Downtown, the facade is worn and you can see through it in so many places that the holes in the curtain, and the tired actors behind it, draw my attention more than the stage itself. Things are gilded here, but the gold is worn off in so many places that the surface underneath is the real fascination.

My fellow wanderers, the other attendees of this strange carnival, seem so different from me that I am separated from the pack, watching as an observer rather than a participant.This was what troubled me. They were all enjoying themselves. Dancing as if no one was watching, drinking a cheap frozen drink from a container made in China, reveling in each other’s company as if it were all new to them. They didn’t care about the holes in the curtain, or what was backstage, or who else was walking by, because they were busy having a good time. I felt out of place, but not self conscious. Different, but not inferior. When I was younger I might have felt superior to these people, as younger people tend to do when they don’t understand something, but now I was just a little sad and a little confused.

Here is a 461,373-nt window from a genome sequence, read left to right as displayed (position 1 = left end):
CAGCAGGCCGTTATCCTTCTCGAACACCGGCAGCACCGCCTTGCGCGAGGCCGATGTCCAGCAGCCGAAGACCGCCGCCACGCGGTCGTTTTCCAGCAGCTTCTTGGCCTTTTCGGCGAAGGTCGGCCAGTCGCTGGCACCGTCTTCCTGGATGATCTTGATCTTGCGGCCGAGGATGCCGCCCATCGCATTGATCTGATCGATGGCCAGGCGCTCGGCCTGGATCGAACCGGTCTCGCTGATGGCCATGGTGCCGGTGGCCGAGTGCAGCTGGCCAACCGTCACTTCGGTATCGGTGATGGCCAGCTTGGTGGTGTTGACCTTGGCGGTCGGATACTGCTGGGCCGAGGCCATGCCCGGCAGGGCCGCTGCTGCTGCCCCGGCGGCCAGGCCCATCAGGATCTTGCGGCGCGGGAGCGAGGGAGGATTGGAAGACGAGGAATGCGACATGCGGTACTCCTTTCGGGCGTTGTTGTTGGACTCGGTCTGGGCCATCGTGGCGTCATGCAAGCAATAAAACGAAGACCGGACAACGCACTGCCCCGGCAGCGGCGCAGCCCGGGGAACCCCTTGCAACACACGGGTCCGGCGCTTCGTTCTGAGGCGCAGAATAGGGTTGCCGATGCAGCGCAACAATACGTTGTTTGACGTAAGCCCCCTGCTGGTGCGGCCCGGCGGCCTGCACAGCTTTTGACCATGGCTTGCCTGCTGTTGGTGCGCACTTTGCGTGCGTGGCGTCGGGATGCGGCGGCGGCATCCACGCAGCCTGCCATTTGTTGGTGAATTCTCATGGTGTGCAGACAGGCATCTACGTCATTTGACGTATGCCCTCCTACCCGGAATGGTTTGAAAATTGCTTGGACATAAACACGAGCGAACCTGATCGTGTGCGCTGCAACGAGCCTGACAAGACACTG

These people are not beneath me, no one is. I don’t see the world that way. But they are in such a different place it’s hard for me to imagine being like them. Maybe I’ve spent too many years at the tables and now I’m always watching for the sleight of hand instead of enjoying the illusion. I’ve certainly lost my fascination with the magic of it all. Maybe I’m a little callous and I can’t relax like they do in this environment, but just last night I was relaxed and enjoying myself completely, so I know I’m not completely jaded by the life I’ve chosen, taking money from lesser players, hunting for the less experienced and those who don’t have the killer instinct that so many of my companions have. Maybe I just need to spend some more time around my old friends. Normal people. Real people.